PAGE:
Recently I’ve found myself reading a number of articles and blog posts decrying the untimely demise of the social business movement. So what do you think, has social for business run its course and now we should just move on, because there’s “nothing to see here”? Have businesses given it a good go and, finding no value, are they abandoning their efforts? Okay, right up front here, let me say clearly, social for business is not only not dead, it’s thriving and delivering lots of value to businesses! In fact, I believe that the changes associated with social business are absolutely critical for businesses in the information age if they want to attract and retain the best employees and partners and if they want to meet the expectations of their customers. In our last social business survey conducted Summer 2012, we found that 67% of North American businesses were already using some social tools for business, up from 42% the prior year. So if that’s true, why all the doom and gloom predictions?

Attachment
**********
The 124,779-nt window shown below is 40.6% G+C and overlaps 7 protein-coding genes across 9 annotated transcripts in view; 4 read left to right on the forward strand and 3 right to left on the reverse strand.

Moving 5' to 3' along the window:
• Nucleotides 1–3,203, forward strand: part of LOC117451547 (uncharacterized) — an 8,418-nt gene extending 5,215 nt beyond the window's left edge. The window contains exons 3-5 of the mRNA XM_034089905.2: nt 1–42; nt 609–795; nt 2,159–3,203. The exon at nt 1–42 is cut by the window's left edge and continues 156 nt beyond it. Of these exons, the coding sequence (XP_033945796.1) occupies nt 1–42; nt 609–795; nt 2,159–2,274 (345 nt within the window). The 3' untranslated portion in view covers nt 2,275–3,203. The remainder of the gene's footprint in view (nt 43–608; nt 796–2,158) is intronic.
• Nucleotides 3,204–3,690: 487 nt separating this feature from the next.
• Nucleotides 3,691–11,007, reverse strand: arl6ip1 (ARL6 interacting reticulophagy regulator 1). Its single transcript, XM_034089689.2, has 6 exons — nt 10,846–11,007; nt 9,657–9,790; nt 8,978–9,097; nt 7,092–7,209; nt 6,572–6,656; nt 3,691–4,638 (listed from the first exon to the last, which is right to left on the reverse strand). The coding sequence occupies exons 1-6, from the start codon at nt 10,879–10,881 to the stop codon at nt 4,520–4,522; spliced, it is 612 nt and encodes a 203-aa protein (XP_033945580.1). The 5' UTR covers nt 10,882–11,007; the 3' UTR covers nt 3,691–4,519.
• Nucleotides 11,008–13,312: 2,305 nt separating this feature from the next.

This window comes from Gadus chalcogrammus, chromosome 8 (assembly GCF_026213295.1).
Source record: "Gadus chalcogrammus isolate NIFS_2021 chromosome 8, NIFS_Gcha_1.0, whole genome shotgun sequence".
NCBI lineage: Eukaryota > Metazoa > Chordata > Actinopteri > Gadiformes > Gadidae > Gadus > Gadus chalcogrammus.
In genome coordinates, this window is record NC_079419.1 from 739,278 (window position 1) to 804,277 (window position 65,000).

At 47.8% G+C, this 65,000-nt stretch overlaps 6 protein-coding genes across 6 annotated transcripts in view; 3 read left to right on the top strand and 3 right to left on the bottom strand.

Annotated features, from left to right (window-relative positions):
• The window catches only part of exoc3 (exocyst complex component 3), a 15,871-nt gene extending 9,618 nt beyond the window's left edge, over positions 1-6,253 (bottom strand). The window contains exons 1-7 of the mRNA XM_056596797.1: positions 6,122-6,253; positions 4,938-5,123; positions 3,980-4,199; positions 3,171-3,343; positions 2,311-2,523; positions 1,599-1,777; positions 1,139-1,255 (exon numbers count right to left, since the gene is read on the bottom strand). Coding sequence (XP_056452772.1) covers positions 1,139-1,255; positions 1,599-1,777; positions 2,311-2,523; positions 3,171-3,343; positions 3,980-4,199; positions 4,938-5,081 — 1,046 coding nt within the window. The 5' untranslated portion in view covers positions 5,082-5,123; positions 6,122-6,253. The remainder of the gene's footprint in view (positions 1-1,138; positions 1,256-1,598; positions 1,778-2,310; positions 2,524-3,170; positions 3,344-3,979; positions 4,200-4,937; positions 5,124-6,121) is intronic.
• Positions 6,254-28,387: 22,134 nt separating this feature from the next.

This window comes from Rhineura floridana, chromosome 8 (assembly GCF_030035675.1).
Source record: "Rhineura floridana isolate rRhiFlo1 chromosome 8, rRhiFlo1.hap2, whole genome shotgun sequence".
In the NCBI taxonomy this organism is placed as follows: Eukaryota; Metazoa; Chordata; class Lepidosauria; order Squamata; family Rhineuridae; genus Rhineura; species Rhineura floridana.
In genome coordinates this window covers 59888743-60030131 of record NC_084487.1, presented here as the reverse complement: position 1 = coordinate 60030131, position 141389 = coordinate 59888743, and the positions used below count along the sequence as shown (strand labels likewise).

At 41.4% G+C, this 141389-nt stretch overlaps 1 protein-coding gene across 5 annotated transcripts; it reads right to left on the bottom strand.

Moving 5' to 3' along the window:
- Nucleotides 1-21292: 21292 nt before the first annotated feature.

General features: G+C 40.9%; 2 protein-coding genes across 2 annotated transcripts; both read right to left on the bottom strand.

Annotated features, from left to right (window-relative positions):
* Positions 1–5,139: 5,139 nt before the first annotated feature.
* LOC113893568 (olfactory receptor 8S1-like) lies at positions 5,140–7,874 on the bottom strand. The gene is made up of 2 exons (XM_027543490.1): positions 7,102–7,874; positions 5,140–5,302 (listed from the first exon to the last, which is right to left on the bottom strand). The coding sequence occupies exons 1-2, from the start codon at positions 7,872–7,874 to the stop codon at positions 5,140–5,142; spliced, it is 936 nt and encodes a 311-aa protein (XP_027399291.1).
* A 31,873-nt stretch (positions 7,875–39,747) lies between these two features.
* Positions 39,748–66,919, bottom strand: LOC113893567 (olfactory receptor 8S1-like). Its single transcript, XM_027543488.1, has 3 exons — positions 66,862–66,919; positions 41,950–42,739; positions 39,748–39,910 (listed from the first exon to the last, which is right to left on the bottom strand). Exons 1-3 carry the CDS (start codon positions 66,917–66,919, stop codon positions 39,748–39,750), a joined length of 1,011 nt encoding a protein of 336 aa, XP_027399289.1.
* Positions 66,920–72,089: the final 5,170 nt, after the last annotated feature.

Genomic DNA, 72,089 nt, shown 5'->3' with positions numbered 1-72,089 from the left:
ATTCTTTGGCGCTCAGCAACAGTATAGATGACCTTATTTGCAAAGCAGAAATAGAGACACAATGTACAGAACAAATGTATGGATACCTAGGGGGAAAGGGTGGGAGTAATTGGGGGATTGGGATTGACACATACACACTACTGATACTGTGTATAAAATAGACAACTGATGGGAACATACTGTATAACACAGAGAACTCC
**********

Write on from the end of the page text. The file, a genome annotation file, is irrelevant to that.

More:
I think that there’s still a general lack of understanding around what social business is and isn’t. If you think it’s just about implementing / using new technology your wrong, social business isn’t a new marketing campaign on facebook, integrating your customer support system to Twitter or using an activity stream product instead of email. Technology underpins social business, no doubt, but changing a business to operate in a way that is optimized for the information age and moving away from the old industrial age model is about people, organization, process and culture first. It’s about changing the way companies get work done and the way they interact with and service customers. There’s technology in there, and for sure we wouldn’t be having this conversation at all if the Internet didn’t exist, but the fundamental change that business is facing is a lot bigger than just implementing some new technology.